28Now about eight days after these sayings Jesus took with him Peter and John and James, and went up on the mountain to pray.29And while he was praying, the appearance of his face changed, and his clothes became dazzling white.30Suddenly they saw two men, Moses and Elijah, talking to him.31They appeared in glory and were speaking of his departure, which he was about to accomplish at Jerusalem.32Now Peter and his companions were weighed down with sleep; but since they had stayed awake, they saw his glory and the two men who stood with him.33Just as they were leaving him, Peter said to Jesus, “Master, it is good for us to be here; let us make three dwellings, one for you, one for Moses, and one for Elijah” —not knowing what he said.34While he was saying this, a cloud came and overshadowed them; and they were terrified as they entered the cloud.35Then from the cloud came a voice that said, “This is my Son, my Chosen; listen to him!”36When the voice had spoken, Jesus was found alone. And they kept silent and in those days told no one any of the things they had seen.
37On the next day, when they had come down from the mountain, a great crowd met him.38Just then a man from the crowd shouted, “Teacher, I beg you to look at my son; he is my only child.39Suddenly a spirit seizes him, and all at once he shrieks. It convulses him until he foams at the mouth; it mauls him and will scarcely leave him.40I begged your disciples to cast it out, but they could not.”41Jesus answered, “You faithless and perverse generation, how much longer must I be with you and bear with you? Bring your son here.”42While he was coming, the demon dashed him to the ground in convulsions. But Jesus rebuked the unclean spirit, healed the boy, and gave him back to his father.
I adore Peter, probably because I can relate.  Here Peter is confronted with an amazing site—the man he’s been following transformed into a vision of whiteness while talking with two other men—Elijah and Moses.  Still rubbing the sleep from his eyes, unable to take in all that he is witnessing, rather than taking a moment to process what is going on (not that he could have anyway) he blurts out the first thing that comes into his head—to make a lasting marker on the mountain for each of the great men before him.  Then comes God’s voice, “Just stop!  Shut up and listen!”  I can imagine Peter, stumbling and embarrassed.  He wants desperately to please Jesus, to be the one who gets it, who understands…even when he clearly does not.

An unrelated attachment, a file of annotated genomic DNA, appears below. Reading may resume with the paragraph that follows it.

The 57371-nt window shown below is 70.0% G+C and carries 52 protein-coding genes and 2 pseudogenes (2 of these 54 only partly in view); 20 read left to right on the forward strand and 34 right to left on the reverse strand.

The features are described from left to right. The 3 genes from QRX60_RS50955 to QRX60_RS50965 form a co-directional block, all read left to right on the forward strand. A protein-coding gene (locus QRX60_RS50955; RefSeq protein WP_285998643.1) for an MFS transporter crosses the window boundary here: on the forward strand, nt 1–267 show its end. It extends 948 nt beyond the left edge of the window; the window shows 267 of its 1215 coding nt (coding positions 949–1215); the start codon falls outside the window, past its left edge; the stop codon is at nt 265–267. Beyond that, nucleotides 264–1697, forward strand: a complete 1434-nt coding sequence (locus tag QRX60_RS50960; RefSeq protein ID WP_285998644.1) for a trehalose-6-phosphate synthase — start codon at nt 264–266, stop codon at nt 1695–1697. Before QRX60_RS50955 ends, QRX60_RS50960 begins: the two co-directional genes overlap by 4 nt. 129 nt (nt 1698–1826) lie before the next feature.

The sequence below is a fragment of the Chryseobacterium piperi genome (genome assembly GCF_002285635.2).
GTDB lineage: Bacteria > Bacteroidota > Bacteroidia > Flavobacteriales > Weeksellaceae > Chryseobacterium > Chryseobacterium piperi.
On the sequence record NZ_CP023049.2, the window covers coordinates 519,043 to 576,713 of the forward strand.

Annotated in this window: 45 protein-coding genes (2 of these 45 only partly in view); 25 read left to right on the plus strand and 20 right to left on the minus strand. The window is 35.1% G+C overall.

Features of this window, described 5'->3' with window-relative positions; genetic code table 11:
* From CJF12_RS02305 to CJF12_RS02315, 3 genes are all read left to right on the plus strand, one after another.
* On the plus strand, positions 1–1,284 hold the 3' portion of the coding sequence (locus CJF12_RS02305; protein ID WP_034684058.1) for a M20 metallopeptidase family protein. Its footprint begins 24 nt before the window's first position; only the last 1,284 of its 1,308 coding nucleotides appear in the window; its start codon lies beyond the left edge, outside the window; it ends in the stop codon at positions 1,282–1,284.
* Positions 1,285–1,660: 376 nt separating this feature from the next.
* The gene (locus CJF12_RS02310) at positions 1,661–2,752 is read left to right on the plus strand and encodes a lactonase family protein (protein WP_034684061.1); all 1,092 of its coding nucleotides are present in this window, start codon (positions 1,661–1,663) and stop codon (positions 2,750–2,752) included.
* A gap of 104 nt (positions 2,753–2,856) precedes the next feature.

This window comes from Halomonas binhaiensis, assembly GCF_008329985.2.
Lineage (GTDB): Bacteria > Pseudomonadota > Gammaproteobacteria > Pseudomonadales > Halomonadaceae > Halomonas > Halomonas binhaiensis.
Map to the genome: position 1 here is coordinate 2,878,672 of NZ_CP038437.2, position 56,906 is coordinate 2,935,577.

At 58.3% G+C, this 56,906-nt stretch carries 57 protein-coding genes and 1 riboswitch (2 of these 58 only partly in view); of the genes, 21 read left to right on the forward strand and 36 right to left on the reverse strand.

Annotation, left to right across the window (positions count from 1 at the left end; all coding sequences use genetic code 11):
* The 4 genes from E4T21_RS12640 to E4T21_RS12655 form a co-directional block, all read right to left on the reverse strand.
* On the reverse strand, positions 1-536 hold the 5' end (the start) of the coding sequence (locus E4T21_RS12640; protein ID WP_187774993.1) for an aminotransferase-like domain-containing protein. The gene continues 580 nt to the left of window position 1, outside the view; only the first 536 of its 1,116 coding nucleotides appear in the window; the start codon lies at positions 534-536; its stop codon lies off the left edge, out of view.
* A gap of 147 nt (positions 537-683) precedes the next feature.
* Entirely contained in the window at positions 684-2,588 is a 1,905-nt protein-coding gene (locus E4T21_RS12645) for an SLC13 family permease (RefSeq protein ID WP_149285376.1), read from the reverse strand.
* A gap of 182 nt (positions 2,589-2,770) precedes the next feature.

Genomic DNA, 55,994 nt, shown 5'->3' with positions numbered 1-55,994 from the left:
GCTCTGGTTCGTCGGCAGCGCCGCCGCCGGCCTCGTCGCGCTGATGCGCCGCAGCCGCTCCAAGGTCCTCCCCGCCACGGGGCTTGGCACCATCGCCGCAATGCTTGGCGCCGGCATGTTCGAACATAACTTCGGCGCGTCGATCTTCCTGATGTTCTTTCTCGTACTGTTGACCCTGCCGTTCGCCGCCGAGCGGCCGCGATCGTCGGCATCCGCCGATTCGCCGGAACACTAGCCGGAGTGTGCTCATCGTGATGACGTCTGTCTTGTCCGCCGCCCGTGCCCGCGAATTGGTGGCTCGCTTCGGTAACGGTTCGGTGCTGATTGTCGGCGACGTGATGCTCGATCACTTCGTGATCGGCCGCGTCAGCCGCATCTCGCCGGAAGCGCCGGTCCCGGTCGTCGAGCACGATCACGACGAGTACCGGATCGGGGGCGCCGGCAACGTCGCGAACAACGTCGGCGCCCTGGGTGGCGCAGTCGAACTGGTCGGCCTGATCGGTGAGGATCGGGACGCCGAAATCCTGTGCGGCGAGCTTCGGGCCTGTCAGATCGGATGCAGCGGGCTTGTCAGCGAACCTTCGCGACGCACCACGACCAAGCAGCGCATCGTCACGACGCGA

This week I subbed as the librarian at an elementary school.  As I envisioned Peter on the mountain top with Jesus, Elijah, Moses, and the other disciples I was reminded of one of the books, The Dinosaur’s New Clothes

 It’s a new take on the old story of The Emperor’s New Clothes—two swindler’s come to town proclaiming a glorious robe made of cloth only intelligent and “dinosaurs fit for their jobs” can see.  Everyone utterly afraid that their foolishness, stupidity, or unfitness for their job would show through they lied about seeing the robe.  Peter on the other hand, sees the glory of Jesus blazing before him.  He wants everyone to know that he sees it, that he understands it.  He wants to make it known.  I imagine he wants to tell the story so that everyone knows that he was there, he put up the dwellings, he saw it first.
How much trouble in this world is caused by wanting to prove ourselves worthy?  Prove ourselves intelligent?  Prove ourselves fit for our jobs?  Too often in moments in which we need time and space to breathe, to take in the experience, to simply sit and process so what we witness can make a lasting significance in our heart and lives, we jump to bragging about being their first, how to fix it without thinking first, or we go along with the crowd so not to be considered stupid and unintelligent. 
Too often in our rush to prove ourselves we, like Peter, miss what is going on around us.  We miss the glimpses of God in action, in the act of transforming our world.  We need time to process just as we need time to act.    The more we take time to sit and listen and be with God, the more relevant and transformative our actions will become.  We live in a knee-jerk world in which stopping to listen to the voice of God, stopping to process and understand those we are dealing with are practically dead arts in many circles.  In order to transform our world we must leave our needs to be right, to be first, and to prove ourselves aside so that we may go deeper listening to God, listening to the “others” and then responding with relevant and transformative action.